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Two Scholars Who Were in our Town and other Novellas Paperback – August 1, 2014
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What makes Agnon so remarkable and an appropriate recipient of the Nobel Prize is that he is able to embody in his Talmudic world so much of our common humanity, and even of our common morality, so much of ironic humor and ironic but touching pathos, that he can be read, I should think, with appreciation by anyone who knows nothing at all of it. --Edmund Wilson
About the Author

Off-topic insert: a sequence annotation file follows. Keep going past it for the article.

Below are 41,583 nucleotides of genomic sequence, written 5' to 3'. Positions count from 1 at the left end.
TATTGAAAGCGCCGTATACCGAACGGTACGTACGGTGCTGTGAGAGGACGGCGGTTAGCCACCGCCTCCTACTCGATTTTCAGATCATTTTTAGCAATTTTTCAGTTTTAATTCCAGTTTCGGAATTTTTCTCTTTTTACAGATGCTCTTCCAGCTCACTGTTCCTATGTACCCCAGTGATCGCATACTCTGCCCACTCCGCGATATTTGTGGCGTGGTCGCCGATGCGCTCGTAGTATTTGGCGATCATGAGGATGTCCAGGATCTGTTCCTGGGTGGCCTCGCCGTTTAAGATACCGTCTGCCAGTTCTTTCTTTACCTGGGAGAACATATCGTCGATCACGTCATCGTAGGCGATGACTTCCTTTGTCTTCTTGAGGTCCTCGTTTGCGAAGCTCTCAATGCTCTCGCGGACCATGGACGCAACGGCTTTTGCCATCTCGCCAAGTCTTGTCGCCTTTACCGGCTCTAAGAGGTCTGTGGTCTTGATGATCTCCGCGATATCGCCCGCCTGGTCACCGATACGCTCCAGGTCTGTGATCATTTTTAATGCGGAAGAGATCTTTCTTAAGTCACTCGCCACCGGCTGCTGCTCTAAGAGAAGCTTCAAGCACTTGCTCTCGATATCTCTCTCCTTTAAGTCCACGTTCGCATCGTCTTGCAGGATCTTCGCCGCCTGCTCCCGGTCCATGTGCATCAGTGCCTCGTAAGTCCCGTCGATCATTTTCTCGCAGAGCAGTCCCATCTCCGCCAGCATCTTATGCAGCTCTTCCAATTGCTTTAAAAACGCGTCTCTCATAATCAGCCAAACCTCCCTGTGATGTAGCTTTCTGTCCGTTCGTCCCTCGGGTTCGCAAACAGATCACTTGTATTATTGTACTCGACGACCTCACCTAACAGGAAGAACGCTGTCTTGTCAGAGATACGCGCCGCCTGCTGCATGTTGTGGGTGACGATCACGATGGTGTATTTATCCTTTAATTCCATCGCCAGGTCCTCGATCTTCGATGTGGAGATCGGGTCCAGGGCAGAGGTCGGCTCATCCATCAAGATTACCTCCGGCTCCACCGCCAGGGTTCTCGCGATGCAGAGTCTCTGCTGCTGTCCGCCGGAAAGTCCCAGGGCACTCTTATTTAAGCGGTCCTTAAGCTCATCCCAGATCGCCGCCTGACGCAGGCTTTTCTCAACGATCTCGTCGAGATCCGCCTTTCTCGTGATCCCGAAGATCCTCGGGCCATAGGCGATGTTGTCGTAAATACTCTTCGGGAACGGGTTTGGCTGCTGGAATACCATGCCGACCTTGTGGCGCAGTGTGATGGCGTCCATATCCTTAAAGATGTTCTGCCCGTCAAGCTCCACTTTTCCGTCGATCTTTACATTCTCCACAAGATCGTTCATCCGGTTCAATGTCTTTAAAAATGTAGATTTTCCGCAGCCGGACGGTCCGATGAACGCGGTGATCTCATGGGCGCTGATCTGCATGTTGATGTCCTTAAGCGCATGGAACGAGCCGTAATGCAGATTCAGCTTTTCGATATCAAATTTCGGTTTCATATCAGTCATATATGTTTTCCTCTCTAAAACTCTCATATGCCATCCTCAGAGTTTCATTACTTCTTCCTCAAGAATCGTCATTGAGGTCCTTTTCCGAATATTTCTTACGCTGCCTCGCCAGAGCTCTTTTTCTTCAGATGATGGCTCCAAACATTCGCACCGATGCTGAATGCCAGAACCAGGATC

S.Y. Agnon (1888-1970) was the central figure of modern Hebrew literature, and the 1966 Nobel Prize laureate for his body of writing. Born in the Galician town of Buczacz (in today's western Ukraine), as Shmuel Yosef Czaczkes, he arrived in 1908 in Jaffa, Ottoman Palestine, where he adopted the penname Agnon and began a meteoric rise as a young writer. Between the years 1912 and 1924 he spent an extended sojourn in Germany, where he married and had two children, and came under the patronage of Shlomo Zalman Schocken and his publishing house, allowing Agnon to dedicate himself completely to his craft. After a house fire in 1924 destroyed his library and the manuscripts of unpublished writings, he returned to Jerusalem where he lived for the remainder of his life. His works deal with the conflict between traditional Jewish life and language and the modern world, and constitute a distillation of millennia of Jewish writing from the Bible through the Rabbinic codes to Hasidic storytelling recast into the mold of modern literature.